Chinese reviewer urges rethink of masculinity

EFFEMINATE?:After some protested a boy band’s appearance on a TV show, ‘Poisoned Tongue’ said masculinity should not be judged by makeup

Reuters, BEIJING

Fri, Sep 07, 2018 - Page 6

A prominent Chinese film reviewer slammed the use of the term “effeminate” to describe China’s often heavily made-up boy bands and challenged his online followers to take a more informed view of what being a man entails.

Androgyny is accepted in Chinese entertainment, where “pretty” boy bands and “handsome” girl groups command millions of fans, in a phenomenon widely attributed to the influence of pop culture from South Korea and Japan.

However, the appearance of an “effeminate” boy band in a widely watched educational program on Chinese television last weekend spurred some parents to protest that the nation was doomed to become “effeminate” if such acts were allowed.

Masculinity should not be judged by the use of makeup or how a man behaves or talks, reviewer “Poisoned Tongue” said in a series of social media posts.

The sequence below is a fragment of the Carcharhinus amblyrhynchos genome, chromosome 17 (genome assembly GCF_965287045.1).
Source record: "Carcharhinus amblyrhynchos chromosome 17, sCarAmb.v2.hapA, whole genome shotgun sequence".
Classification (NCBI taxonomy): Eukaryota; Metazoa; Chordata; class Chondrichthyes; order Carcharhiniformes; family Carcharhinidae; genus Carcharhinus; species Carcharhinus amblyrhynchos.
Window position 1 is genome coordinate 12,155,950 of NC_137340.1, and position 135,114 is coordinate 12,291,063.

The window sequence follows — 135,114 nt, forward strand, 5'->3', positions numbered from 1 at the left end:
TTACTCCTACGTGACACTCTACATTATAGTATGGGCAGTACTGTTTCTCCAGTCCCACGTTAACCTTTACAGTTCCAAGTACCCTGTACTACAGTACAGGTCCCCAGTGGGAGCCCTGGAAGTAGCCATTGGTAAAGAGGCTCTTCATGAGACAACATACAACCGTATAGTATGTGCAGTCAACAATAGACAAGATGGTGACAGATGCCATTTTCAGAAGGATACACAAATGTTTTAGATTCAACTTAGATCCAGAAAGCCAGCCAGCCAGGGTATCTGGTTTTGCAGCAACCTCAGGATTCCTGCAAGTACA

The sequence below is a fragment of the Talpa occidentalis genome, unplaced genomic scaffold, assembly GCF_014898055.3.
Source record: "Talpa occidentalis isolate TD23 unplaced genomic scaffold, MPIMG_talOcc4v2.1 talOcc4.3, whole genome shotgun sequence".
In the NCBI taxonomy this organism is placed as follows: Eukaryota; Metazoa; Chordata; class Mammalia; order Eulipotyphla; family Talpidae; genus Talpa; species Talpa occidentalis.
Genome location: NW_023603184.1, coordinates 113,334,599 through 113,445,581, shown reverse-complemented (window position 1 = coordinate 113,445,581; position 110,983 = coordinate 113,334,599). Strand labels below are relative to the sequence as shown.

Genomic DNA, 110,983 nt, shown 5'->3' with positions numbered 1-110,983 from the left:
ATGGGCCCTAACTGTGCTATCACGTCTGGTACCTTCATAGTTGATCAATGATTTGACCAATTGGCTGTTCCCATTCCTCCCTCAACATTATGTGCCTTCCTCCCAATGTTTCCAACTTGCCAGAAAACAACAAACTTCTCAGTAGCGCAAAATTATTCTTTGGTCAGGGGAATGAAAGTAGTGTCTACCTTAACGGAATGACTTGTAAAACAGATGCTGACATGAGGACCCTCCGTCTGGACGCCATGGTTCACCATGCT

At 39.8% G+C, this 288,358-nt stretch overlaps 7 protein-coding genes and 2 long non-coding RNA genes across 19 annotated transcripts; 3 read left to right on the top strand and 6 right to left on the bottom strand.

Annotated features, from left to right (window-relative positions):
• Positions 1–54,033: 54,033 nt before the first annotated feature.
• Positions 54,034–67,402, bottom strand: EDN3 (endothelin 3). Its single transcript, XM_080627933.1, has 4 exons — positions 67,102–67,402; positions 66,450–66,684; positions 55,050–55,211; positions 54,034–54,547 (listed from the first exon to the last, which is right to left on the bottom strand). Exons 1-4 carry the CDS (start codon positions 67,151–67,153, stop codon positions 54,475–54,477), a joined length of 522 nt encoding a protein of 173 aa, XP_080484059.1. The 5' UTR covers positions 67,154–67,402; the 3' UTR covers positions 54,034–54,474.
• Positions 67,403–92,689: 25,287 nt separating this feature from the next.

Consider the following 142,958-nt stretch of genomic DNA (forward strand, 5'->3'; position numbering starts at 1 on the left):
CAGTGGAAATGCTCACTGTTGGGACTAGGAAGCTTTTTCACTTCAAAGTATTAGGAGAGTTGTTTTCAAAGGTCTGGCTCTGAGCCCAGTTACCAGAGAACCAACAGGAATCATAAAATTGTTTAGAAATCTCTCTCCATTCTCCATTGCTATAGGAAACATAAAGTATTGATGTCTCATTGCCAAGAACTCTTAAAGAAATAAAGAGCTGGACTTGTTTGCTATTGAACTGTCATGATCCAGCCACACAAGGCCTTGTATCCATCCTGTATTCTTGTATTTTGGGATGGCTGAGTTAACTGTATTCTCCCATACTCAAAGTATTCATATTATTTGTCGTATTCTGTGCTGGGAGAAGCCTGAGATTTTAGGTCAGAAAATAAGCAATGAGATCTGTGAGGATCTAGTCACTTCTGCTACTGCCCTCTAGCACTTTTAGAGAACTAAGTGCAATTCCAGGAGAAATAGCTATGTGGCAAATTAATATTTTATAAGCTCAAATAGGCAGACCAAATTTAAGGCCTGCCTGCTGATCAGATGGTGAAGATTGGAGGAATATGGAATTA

“Why should ‘effeminate’ be used in such a derogatory way? And who says the country could only be referred to as a ‘he’? What’s wrong with ‘she’?” the reviewer asked. “It’s an insult to some men and is even disrespectful to women.”

“I don’t have any opinion on how those guys use makeup and how they live their lives,” one netizen said. “What I oppose is some TV programs advocate those effeminate figures when our children don’t yet have the ability to discern for themselves.”

In 2016, some schools in Shanghai started using a textbook to cultivate masculinity in boys to avert what they feared was a masculinity crisis. It encouraged boys to build strong bonds with their fathers, among other suggestions.

“We allow the existence of ‘delicate’ men, but we can’t adore them,” another netizen said. “We’ll respect them, but we don’t want them to be mainstream, because they’ll have an impact on our next generation.”

A state-backed magazine also joined the debate, saying on social media that androgyny was not an aesthetic that had appeared suddenly.

“There are Chinese traditions that appreciate femininity, value sentiment and emphasize a more neutral form of aesthetics,” Ban Yue Tan (半月談) wrote in an article published by Xinhua news agency. “In contemporary China, those qualities are just manifesting in a new way.”